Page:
overbear

[ oh-ver-bair ]
/ ˌoʊ vərˈbɛər /

verb (used with object), o·ver·bore, o·ver·borne, o·ver·bear·ing.

to bear over or down by weight or force: With his superior strength he easily overbore his opponent in the fight.
to overcome or overwhelm: A spirited defense had overborne the enemy attack.
to prevail over or overrule (wishes, objections, etc.): She overbore all objections to the new plan.
to treat in a domineering way; dominate: to overbear one's children with threats of violence.
Nautical. (of a sailing ship) to have the advantage of (another sailing ship) because of an ability to carry more canvas safely.

verb (used without object), o·ver·bore, o·ver·borne, o·ver·bear·ing.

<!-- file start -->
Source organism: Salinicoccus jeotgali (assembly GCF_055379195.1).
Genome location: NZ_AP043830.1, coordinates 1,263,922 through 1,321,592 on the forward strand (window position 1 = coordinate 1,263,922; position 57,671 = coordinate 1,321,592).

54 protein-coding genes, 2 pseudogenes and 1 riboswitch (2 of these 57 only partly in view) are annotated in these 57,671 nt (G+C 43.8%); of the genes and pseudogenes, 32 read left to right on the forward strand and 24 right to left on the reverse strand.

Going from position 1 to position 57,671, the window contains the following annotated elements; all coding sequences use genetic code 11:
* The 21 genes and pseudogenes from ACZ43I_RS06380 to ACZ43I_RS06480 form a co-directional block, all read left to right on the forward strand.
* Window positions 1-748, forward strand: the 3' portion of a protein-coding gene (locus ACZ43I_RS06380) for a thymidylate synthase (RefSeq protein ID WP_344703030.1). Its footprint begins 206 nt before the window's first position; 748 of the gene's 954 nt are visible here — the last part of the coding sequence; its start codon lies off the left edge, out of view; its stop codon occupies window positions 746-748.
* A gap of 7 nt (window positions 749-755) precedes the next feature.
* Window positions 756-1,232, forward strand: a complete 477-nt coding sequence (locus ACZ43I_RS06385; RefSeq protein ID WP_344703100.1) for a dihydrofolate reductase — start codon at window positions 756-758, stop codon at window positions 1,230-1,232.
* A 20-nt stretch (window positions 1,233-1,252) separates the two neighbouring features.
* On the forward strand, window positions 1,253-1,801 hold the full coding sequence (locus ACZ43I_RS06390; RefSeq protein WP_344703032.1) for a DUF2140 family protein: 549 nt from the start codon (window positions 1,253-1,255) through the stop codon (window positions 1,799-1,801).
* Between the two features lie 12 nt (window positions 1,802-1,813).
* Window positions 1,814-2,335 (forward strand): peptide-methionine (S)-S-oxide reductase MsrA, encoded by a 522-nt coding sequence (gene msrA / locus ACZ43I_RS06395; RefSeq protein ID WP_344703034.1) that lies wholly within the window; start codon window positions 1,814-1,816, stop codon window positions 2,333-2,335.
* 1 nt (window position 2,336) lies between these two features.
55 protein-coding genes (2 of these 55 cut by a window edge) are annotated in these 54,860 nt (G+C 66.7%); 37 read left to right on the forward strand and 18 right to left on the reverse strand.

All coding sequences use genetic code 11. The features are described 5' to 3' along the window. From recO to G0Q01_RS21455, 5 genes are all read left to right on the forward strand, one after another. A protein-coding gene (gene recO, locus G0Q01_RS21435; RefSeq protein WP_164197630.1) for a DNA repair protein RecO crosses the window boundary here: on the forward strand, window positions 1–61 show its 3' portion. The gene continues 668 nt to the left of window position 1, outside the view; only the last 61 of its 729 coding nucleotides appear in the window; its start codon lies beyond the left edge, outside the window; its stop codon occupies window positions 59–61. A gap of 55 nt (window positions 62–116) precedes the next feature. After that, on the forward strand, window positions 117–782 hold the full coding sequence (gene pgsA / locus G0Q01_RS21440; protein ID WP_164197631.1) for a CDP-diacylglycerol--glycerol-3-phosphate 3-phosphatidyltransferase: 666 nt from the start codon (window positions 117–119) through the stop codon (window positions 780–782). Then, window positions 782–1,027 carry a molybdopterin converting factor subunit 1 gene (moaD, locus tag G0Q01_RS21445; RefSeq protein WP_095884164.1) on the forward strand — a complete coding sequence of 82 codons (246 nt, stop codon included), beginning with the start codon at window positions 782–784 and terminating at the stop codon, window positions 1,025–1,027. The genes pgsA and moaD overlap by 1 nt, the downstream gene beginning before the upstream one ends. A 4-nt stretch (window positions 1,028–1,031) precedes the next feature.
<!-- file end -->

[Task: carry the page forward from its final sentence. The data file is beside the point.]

to produce fruit or progeny so abundantly as to impair the health.

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Origin of overbear

First recorded in 1525–35; over- + bear1

OTHER WORDS FROM overbear

o·ver·bear·er, noun
Dictionary.com Unabridged Based on the Random House Unabridged Dictionary, © Random House, Inc. 2020

Example sentences from the Web for overbear

British Dictionary definitions for overbear

overbear
/ (ˌəʊvəˈbɛə) /

verb -bears, -bearing, -bore or -borne

(tr) to dominate or overcometo overbear objections
(tr) to press or bear down with weight or physical force
to produce or bear (fruit, progeny, etc) excessively
Collins English Dictionary - Complete & Unabridged 2012 Digital Edition © William Collins Sons & Co. Ltd. 1979, 1986 © HarperCollins Publishers 1998, 2000, 2003, 2005, 2006, 2007, 2009, 2012